Russ Roberts: And you are suggesting that, in fact, compensation inequality may be falling, while earnings inequality is rising. Is that a fair summary?
Mark Warshawsky: Yeah. Either it is falling or it has not increased, or it has not increased certainly as much as what just the earnings and income data show. It depends on the data source and the time periods. But the broader point, which is consistent across different time periods and different ways of looking at the data is that the increase in inequality is highly exaggerated when we look at just earnings or income as opposed to total compensation.
Russ Roberts: So, I want to raise one more issue related to this issue of who is going to pay for this and how it gets paid for. If my--going back to the example you used at the very beginning of the conversation--if I'm making $40,000 in salary and $4000 is in health care insurance that my employer is paying for me, and it doubles. Or let's make it really dramatic: it quadruples or quintuples and it's now $20,000 instead of $4000. So, it goes up to $60,000 is my compensation. If I just got a free ride in health care, my employer is not going to be able to afford that. So my employer is going to be tempted to take that whole $20,000 out of my income. And so, I've got $44,000 in compensation, and my employer says, 'Well, I'm sorry but my health care costs are really expensive. You're no more productive. I'm going to give you a salary of, now, $24,000 instead of $40,000.' I am going to respond by saying, 'I quit. I need to find a job that doesn't cover health care insurance. I'm going to go work for a firm that is homogeneous--only has low-wage workers.' So it isn't a discriminatory problem; and none of us are going to get health care. Or, if my employer already has low-wage workers mostly, they might just decide: 'Folks, you are not going to get health care any more. It's just too expensive. I can't afford it.' And they might even conceivably have to give me a raise in my income. So, react to that and how that might contaminate some of your results. Because it's kind of amazing that workers in the 30th percentile are still--11%, over 11% of their compensation is health care? You'd think a lot of them would want to work somewhere else, maybe, and have more income.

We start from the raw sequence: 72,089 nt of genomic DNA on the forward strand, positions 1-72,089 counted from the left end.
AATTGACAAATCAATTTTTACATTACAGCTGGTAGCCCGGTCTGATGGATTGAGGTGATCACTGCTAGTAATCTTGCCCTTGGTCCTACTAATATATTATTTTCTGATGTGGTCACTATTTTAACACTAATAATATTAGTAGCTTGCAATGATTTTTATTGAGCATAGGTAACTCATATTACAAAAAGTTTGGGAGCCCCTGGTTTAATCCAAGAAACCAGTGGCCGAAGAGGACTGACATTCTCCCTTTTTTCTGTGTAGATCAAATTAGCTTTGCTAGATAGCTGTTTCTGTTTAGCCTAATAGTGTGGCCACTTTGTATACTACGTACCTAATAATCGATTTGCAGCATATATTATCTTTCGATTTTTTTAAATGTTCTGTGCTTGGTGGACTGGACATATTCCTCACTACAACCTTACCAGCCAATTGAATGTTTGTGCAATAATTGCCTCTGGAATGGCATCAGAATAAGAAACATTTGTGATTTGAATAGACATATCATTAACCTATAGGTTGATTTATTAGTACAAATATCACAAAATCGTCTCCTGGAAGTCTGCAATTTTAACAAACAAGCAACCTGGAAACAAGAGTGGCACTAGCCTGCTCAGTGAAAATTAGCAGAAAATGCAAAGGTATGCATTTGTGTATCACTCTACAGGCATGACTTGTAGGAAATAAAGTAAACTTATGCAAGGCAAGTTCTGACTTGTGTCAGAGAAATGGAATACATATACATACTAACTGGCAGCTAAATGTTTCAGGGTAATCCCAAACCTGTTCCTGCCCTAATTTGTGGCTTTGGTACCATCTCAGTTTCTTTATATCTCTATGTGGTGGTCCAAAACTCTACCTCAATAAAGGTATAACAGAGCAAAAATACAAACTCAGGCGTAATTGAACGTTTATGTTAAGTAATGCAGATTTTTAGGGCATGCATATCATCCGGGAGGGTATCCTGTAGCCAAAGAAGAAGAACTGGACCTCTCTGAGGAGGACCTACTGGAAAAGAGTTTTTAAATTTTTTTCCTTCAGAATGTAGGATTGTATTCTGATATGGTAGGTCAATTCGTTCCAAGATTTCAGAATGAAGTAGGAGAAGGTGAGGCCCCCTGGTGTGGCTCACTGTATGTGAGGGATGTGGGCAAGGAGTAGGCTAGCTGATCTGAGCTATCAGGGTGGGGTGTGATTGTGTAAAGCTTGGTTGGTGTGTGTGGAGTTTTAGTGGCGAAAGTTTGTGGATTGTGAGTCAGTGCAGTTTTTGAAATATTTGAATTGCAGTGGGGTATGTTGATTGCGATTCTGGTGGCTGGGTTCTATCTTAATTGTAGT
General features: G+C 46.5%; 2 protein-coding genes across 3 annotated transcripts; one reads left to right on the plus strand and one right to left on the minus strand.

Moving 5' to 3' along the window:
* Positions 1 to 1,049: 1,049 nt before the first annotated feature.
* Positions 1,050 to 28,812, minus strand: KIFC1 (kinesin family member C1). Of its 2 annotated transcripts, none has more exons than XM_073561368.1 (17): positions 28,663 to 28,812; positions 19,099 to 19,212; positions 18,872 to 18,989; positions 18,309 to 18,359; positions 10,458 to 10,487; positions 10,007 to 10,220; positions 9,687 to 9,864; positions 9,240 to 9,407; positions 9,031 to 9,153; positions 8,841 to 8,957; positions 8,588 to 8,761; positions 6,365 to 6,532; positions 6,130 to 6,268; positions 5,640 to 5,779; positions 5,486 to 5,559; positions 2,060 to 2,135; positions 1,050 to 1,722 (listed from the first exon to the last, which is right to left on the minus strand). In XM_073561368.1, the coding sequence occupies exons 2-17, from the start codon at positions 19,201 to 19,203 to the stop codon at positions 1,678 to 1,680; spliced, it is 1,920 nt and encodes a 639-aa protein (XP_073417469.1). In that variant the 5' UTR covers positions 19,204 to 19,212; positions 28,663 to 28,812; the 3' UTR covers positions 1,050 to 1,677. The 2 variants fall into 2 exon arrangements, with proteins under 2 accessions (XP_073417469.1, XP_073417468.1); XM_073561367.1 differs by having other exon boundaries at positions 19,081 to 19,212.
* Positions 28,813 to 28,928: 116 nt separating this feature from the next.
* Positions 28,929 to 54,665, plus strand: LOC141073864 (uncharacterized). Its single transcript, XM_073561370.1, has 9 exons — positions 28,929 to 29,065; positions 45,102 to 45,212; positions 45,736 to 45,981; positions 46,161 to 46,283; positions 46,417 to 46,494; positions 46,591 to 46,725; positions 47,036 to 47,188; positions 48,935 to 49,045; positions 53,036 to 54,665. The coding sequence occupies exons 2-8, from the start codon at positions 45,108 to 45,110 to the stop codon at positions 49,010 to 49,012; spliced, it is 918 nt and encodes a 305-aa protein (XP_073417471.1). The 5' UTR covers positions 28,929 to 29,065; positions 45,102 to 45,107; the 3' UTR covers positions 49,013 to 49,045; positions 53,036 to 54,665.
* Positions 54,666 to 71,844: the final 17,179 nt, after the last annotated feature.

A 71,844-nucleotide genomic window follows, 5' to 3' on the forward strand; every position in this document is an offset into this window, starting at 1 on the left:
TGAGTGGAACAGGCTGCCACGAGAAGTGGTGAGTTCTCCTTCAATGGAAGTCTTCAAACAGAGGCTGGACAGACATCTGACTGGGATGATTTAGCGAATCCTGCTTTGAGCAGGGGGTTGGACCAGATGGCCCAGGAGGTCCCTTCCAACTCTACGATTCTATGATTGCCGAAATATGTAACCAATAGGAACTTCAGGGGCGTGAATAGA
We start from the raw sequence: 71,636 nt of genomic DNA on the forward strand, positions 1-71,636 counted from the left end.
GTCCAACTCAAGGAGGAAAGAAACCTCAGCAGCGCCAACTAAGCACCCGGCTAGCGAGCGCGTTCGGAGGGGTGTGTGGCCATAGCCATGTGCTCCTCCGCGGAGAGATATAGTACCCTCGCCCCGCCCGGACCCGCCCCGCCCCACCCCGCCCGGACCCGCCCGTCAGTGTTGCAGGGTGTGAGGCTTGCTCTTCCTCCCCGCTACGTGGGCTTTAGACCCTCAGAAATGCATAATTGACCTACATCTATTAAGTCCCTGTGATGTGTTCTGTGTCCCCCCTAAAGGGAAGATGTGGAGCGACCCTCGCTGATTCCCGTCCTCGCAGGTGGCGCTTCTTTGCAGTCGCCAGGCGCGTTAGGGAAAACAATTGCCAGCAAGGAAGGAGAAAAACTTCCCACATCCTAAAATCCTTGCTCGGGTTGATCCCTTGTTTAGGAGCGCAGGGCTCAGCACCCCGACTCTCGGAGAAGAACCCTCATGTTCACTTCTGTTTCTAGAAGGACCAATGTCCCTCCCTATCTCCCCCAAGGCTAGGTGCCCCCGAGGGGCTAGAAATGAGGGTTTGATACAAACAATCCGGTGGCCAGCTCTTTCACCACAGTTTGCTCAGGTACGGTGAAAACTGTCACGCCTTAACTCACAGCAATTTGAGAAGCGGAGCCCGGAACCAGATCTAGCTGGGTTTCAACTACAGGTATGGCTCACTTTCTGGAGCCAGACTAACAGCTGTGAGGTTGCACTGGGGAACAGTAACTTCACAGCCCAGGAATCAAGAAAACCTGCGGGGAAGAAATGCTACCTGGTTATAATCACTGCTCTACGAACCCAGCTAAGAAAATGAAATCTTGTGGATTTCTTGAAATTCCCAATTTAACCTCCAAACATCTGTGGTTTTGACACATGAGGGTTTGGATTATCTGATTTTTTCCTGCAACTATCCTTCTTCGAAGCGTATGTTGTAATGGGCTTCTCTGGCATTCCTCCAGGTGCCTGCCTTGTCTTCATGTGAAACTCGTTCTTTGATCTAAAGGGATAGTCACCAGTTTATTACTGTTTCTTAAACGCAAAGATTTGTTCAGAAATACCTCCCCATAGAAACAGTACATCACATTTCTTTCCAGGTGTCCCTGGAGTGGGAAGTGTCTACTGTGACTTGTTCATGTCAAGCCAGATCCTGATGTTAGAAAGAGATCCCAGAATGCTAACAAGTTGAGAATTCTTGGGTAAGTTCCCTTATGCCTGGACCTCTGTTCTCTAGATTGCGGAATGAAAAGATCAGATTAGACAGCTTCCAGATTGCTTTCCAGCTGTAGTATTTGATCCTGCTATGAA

Mark Warshawsky: Yeah. It is an interesting and almost surprising result. But it is in the data. It's actually almost 12% of compensation as for the low-paid workers is the cost of health care. I would say there are a few things regarding [?]. One is, health care is--because it's so expensive, it is a risk to workers; and they do want insurance. They may not want to spend as much as it costs. But it's still nonetheless something that is of value to them, even if only as covering a risk, like they have car insurance or homeowner's insurance. So, there's number one. Number two is that it is still likely to be cheaper to be covered by the employer than it is to go out in the marketplace and buy insurance on your own, health insurance on your own, which could be expensive. You have to pass underwriting. Absent talking about the ACA (Affordable Care Act), which is a whole other subject. But here we're talking about historical data through 2014. So, the ACA was not a factor. So it still may be that it's better to be insured by your employer than to try to insure on your own. And it's also the case that you probably don't have an alternative in terms of Medicaid. You might try to fund your health care costs on your own, but you, you know, and maybe you can try to get charity care from the hospital. But that's not--all these are sort of second bests and not the most desirable outcomes. And so even though it's really a lot of money--it didn't happen overnight, also, we have to remember. This is a phenomenon that is long-standing and precisely because it didn't happen--one day it was $4000, the next day it was $20,000--where I think you would get your very strong reaction. But this has happened over time. So therefore it's more muted. The other consideration is, it is a tax advantage to get it through your employer as opposed to paying for it on your own. And that is a big advantage. And finally, I would say that it has happened, somewhat, you know, around the edges, and as you sort of note, particularly low-wage firms, some employers have indeed dropped health care coverage. It hasn't been dramatic, but there has been some of that as well. So, all of that taken in total I think explains the data. I mean, the bottom line as we still see it in the data that a very rapid increase in focus in percentage terms on the lower-paid for the cost of health care.